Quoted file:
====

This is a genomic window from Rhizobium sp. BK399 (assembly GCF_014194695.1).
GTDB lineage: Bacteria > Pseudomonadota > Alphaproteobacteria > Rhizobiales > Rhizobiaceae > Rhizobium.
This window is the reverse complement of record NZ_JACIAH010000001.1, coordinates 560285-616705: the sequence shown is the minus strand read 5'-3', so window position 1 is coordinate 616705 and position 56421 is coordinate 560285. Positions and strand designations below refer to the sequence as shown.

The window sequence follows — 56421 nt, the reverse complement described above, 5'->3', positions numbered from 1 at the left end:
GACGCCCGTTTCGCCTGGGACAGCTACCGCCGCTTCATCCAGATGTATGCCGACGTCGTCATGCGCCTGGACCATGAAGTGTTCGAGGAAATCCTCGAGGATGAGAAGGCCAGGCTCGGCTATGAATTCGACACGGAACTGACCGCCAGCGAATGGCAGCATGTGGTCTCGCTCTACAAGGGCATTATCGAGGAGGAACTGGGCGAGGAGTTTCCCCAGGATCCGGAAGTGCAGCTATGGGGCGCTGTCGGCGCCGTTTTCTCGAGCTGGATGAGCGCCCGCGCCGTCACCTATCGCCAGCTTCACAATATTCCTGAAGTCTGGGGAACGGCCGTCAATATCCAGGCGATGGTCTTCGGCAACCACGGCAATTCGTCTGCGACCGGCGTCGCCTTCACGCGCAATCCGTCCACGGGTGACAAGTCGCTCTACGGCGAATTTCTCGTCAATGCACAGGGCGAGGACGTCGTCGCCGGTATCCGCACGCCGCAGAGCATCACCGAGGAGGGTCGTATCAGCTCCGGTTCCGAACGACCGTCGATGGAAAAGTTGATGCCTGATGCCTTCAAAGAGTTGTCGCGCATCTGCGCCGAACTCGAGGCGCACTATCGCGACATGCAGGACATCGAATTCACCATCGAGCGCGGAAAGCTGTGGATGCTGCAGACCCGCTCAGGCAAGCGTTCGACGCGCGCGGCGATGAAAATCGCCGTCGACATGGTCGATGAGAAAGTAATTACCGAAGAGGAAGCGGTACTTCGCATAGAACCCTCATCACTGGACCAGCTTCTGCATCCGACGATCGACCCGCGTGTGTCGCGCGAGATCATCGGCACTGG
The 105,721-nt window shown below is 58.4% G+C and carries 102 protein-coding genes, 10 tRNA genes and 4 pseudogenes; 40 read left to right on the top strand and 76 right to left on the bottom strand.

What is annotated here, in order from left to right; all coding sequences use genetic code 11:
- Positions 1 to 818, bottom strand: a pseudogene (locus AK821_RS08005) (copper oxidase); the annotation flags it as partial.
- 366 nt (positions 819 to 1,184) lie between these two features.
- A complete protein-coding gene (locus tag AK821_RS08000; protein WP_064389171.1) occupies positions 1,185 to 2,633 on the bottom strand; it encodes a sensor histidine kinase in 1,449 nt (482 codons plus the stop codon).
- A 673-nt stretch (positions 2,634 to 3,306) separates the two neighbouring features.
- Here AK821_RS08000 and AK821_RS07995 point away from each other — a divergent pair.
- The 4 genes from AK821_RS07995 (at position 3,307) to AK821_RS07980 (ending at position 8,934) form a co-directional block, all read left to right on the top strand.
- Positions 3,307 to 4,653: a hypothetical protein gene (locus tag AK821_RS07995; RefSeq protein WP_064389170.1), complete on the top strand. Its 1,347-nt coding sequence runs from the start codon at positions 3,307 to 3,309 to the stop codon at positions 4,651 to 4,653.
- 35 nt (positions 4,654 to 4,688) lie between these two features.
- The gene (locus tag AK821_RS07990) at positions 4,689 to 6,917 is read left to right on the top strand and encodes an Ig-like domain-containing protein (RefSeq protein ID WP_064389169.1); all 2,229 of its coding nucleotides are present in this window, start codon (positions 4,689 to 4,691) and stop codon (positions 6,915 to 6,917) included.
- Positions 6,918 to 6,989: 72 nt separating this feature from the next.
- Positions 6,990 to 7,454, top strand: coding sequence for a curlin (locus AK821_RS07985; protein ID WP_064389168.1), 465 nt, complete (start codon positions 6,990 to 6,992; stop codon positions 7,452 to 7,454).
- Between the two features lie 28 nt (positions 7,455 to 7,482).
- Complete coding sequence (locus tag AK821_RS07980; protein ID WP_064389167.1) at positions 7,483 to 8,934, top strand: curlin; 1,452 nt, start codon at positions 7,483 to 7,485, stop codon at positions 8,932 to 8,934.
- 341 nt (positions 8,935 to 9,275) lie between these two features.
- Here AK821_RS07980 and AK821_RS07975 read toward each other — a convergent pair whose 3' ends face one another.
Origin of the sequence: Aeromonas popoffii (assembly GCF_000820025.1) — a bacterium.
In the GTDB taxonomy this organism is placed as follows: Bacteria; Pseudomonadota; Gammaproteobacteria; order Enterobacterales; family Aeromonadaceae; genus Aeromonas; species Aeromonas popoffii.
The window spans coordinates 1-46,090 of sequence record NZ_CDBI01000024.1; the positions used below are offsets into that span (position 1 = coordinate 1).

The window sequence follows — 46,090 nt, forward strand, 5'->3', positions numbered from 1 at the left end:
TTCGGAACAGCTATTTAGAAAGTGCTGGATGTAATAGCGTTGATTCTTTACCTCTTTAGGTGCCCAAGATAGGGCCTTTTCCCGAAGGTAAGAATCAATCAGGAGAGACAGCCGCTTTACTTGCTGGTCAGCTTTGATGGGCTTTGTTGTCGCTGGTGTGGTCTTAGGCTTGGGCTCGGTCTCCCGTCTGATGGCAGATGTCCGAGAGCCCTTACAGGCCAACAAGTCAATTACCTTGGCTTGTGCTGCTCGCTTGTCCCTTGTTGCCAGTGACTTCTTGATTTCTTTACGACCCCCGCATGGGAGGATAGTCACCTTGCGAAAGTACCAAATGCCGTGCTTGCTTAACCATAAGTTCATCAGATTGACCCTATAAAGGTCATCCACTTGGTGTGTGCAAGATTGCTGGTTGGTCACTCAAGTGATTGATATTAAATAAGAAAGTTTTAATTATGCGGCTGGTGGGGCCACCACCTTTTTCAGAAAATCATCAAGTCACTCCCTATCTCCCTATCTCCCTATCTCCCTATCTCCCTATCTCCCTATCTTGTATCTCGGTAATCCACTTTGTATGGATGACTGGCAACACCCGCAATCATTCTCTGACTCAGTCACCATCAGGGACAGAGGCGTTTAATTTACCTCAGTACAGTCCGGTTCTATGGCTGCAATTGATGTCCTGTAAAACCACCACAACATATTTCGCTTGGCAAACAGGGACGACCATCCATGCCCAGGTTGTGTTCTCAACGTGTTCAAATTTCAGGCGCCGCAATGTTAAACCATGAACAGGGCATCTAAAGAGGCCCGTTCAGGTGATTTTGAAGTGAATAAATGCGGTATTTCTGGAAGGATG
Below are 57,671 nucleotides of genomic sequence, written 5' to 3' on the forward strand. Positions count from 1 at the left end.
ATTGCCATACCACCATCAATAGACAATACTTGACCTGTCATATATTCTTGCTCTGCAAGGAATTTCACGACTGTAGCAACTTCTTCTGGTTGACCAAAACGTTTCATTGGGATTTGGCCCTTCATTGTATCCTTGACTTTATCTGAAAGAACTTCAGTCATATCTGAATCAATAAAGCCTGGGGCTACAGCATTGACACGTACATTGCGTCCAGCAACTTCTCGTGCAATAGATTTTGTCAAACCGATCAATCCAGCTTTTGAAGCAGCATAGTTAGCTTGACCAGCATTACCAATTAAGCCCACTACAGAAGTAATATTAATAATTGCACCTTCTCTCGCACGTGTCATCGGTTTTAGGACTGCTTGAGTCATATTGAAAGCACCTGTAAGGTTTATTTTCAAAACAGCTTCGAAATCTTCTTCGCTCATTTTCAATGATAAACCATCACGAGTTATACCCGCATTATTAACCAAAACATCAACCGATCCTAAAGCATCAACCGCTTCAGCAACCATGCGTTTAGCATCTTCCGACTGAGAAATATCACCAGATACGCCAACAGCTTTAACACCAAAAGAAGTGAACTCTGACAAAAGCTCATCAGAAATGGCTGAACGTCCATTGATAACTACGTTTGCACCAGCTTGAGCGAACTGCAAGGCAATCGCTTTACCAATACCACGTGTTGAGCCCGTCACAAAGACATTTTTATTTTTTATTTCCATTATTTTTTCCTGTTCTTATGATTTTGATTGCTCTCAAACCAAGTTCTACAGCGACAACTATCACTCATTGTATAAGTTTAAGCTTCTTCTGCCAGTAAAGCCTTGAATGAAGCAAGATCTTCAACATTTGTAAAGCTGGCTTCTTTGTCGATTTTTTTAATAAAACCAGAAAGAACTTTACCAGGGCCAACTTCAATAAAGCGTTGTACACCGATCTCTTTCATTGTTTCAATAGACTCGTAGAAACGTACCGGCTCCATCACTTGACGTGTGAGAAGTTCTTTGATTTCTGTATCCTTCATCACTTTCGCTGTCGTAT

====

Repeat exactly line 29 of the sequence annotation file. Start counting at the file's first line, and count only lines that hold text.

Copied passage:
ATTGCCATACCACCATCAATAGACAATACTTGACCTGTCATATATTCTTGCTCTGCAAGGAATTTCACGACTGTAGCAACTTCTTCTGGTTGACCAAAACGTTTCATTGGGATTTGGCCCTTCATTGTATCCTTGACTTTATCTGAAAGAACTTCAGTCATATCTGAATCAATAAAGCCTGGGGCTACAGCATTGACACGTACATTGCGTCCAGCAACTTCTCGTGCAATAGATTTTGTCAAACCGATCAATCCAGCTTTTGAAGCAGCATAGTTAGCTTGACCAGCATTACCAATTAAGCCCACTACAGAAGTAATATTAATAATTGCACCTTCTCTCGCACGTGTCATCGGTTTTAGGACTGCTTGAGTCATATTGAAAGCACCTGTAAGGTTTATTTTCAAAACAGCTTCGAAATCTTCTTCGCTCATTTTCAATGATAAACCATCACGAGTTATACCCGCATTATTAACCAAAACATCAACCGATCCTAAAGCATCAACCGCTTCAGCAACCATGCGTTTAGCATCTTCCGACTGAGAAATATCACCAGATACGCCAACAGCTTTAACACCAAAAGAAGTGAACTCTGACAAAAGCTCATCAGAAATGGCTGAACGTCCATTGATAACTACGTTTGCACCAGCTTGAGCGAACTGCAAGGCAATCGCTTTACCAATACCACGTGTTGAGCCCGTCACAAAGACATTTTTATTTTTTATTTCCATTATTTTTTCCTGTTCTTATGATTTTGATTGCTCTCAAACCAAGTTCTACAGCGACAACTATCACTCATTGTATAAGTTTAAGCTTCTTCTGCCAGTAAAGCCTTGAATGAAGCAAGATCTTCAACATTTGTAAAGCTGGCTTCTTTGTCGATTTTTTTAATAAAACCAGAAAGAACTTTACCAGGGCCAACTTCAATAAAGCGTTGTACACCGATCTCTTTCATTGTTTCAATAGACTCGTAGAAACGTACCGGCTCCATCACTTGACGTGTGAGAAGTTCTTTGATTTCTGTATCCTTCATCACTTTCGCTGTCGTAT